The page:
Being a "victim" can be a way of life for many. In our society, we are adept at assigning blame and making excuses for almost anything. Some adopt this coping mechanism because they are uncomfortable with their own anger. There are also those who feel inadequate and swamped by events. Many harbor a childish belief that the world should be fair, using their early helplessness and applying it to the here and now, keeping them paralyzed from making changes in their reactions.
The 4th and 5th Al-Anon steps made me realize that I was living as a victim much of the time. Endeavoring to make changes sent me looking for answers to my victimhood. These are the behaviors I adopted that slowly took me from victim to a more whole person.
Sadly, there are benefits to the role of victim.
- Victims often know who to approach to get attention and validation. If they don't receive it from one they easily move to the next person who "understands" their situation.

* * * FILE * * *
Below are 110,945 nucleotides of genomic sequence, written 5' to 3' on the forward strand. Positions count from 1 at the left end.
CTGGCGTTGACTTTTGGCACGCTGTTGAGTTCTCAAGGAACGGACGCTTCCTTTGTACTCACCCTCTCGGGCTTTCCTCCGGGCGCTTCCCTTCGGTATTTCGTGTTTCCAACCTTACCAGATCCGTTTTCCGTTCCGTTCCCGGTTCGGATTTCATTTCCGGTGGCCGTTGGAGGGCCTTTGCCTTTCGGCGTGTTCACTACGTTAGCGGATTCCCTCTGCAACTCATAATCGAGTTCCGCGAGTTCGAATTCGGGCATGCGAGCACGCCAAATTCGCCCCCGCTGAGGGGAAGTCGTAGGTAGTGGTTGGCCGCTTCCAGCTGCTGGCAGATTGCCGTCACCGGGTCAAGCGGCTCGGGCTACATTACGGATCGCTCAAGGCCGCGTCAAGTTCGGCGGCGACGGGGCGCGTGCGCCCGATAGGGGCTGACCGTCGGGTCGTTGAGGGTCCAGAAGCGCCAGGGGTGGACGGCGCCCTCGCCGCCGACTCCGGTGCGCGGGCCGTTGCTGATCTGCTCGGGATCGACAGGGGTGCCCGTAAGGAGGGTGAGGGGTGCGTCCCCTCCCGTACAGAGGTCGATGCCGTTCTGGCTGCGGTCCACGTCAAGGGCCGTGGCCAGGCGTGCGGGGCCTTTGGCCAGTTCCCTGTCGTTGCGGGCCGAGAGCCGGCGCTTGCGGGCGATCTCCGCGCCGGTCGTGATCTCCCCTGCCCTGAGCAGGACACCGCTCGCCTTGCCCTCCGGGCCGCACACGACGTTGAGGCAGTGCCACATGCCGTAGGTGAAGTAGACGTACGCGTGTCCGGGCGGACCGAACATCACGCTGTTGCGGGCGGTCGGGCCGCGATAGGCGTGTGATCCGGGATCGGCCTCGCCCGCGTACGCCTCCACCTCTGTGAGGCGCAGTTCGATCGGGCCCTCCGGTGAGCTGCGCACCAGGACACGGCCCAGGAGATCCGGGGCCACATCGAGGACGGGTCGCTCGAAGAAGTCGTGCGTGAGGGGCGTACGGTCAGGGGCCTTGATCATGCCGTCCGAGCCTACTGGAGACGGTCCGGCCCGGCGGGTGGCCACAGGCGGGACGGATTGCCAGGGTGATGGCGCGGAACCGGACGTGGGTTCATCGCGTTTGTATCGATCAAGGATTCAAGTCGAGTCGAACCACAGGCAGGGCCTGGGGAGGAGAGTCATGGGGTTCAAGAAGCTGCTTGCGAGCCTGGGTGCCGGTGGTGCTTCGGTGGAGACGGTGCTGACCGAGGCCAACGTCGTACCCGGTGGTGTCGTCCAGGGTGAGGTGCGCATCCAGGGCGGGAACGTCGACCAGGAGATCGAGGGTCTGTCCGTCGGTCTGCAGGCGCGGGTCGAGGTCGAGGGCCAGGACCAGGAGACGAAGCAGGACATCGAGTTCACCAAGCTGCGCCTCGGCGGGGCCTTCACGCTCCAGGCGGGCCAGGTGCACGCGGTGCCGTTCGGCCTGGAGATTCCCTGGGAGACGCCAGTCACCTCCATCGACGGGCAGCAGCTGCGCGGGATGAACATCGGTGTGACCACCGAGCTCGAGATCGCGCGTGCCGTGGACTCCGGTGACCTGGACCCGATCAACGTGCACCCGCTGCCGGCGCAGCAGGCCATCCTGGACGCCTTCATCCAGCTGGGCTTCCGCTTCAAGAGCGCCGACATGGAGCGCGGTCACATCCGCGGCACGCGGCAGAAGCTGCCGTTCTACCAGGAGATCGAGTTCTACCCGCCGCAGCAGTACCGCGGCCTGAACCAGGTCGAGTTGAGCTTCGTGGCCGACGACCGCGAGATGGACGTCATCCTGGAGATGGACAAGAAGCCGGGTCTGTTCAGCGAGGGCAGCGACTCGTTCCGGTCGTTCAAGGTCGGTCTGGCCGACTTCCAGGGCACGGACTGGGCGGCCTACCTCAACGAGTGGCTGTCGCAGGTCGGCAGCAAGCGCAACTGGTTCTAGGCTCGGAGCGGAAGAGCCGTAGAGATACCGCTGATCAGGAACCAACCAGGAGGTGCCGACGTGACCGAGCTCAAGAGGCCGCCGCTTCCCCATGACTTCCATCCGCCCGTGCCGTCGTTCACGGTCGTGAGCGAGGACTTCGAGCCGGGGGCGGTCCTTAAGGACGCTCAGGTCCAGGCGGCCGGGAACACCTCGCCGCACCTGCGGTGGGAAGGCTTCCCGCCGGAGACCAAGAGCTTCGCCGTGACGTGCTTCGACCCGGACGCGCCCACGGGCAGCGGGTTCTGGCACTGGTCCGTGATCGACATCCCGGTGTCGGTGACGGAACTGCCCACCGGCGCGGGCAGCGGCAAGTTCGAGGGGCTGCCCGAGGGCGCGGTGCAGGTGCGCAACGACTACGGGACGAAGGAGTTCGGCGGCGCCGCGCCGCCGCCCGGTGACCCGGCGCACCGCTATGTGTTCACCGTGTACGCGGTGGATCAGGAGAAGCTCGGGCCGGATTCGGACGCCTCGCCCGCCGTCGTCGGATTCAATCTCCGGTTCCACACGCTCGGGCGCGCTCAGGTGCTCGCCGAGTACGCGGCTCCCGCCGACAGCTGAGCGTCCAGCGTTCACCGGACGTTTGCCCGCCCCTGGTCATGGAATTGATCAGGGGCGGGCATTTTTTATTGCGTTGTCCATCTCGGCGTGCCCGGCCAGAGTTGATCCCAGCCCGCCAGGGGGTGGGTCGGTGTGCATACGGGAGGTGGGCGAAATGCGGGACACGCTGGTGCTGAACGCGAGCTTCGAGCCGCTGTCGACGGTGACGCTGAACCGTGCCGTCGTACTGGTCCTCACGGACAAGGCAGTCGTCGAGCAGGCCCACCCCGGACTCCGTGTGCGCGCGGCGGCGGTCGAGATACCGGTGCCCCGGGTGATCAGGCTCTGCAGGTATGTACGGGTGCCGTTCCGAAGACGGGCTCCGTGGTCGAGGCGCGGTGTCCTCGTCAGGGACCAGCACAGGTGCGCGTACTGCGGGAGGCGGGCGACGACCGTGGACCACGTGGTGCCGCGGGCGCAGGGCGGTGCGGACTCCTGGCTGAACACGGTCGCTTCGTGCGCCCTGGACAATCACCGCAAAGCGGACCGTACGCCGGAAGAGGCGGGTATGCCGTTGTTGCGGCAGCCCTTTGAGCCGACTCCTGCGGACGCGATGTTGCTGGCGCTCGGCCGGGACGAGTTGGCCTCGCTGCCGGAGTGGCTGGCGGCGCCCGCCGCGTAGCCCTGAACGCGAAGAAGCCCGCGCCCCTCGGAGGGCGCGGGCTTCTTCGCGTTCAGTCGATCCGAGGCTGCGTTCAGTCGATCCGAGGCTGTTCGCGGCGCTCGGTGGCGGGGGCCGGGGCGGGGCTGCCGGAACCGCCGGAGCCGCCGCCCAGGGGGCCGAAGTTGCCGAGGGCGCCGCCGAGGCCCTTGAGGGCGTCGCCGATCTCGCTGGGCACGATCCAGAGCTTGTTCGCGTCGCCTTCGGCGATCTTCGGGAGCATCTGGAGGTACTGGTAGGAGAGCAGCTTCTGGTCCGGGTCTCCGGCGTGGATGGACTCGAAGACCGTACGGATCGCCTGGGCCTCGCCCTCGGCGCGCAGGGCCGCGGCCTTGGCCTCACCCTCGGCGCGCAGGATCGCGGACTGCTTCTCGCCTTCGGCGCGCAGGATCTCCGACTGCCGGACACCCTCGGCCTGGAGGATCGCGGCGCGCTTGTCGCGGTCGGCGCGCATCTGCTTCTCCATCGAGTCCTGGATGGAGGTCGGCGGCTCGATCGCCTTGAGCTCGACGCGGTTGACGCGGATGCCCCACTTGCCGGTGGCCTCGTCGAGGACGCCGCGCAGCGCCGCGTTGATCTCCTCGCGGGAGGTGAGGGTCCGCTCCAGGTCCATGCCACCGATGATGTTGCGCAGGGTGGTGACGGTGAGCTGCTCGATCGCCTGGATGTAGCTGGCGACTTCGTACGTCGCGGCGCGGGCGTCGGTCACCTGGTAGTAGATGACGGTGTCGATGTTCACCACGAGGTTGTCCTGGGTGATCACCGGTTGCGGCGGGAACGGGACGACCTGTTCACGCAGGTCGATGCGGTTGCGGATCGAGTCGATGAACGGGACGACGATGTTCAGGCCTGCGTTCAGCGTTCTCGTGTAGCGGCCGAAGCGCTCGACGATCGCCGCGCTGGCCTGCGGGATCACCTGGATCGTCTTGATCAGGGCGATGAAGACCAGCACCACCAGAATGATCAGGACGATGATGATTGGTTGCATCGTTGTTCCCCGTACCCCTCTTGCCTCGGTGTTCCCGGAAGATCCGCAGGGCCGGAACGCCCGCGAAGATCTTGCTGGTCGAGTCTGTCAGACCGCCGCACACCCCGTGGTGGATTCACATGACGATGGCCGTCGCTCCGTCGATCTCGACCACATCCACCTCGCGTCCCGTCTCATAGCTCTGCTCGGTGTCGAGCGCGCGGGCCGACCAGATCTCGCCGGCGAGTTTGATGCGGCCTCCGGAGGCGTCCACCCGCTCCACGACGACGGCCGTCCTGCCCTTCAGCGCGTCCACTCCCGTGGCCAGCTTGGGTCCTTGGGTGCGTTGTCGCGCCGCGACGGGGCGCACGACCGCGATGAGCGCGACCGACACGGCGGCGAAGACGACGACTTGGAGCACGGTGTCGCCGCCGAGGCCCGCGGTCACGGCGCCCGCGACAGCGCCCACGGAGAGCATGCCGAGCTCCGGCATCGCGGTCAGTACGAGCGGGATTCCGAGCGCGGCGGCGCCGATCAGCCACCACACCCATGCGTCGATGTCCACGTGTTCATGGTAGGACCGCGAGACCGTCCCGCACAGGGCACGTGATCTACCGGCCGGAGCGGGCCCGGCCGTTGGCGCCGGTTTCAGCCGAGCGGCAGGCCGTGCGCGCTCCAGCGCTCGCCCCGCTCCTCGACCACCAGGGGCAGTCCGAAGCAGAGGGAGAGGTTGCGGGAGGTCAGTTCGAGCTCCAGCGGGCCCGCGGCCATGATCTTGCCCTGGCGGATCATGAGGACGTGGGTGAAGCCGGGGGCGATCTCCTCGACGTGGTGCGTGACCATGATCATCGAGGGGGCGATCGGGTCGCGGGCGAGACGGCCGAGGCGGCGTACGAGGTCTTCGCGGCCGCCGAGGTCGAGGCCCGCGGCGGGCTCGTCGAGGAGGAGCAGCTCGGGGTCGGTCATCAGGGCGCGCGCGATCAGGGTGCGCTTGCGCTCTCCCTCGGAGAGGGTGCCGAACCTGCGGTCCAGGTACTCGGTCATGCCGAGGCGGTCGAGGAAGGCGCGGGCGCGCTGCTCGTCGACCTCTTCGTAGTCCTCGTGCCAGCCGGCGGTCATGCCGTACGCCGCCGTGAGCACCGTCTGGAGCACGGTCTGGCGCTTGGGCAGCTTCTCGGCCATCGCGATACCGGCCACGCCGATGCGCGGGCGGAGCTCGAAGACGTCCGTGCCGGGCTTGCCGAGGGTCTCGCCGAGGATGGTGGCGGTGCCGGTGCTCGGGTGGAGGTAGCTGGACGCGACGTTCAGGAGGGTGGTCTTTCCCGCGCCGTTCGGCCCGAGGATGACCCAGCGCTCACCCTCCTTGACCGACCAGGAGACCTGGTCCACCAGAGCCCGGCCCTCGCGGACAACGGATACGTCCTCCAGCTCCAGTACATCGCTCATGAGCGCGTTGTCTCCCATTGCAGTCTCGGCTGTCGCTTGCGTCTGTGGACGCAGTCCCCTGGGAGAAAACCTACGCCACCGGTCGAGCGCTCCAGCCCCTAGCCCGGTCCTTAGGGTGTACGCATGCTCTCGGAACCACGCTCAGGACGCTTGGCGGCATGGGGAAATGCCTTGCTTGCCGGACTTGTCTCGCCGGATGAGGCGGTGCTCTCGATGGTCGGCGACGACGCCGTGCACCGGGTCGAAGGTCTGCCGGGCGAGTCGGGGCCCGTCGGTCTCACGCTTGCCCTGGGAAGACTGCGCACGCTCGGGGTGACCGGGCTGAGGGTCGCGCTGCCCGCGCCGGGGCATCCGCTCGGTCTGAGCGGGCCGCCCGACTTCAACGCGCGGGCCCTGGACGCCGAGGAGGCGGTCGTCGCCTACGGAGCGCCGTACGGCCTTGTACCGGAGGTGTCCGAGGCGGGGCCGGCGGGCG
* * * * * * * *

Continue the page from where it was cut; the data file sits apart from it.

- Victims don't have to take chances. Life happens to them, they don't make life happen.
- They often avoid big responsibilities. Blaming others instead of taking their own inventory.
- The victim gets gratification from being "right" when others do "wrong".
- First and foremost, acknowledging a God who loves me is in charge.
- Gratefulness, gratefulness and then some more of it. A conscious and deliberate effort to change my thought pattern from fearful to grateful.
- Forgiveness. Plain and simple. Forgiving everyone who I perceived or imagined or knew for sure did me wrong, big or small. Offering up what I would hope to receive from the ones that I wronged (girl is far from perfect).
- Cutting myself some slack in order to not be overwhelmed by the process.
- Taking responsibility for my words, my actions, my thoughts. It's a me job.
- Service to others. Getting out of my head and putting on some love and empathy.
- Finally, recognizing those benefits of being a victim and watching my own behavior to avoid, at all cost, going down that path.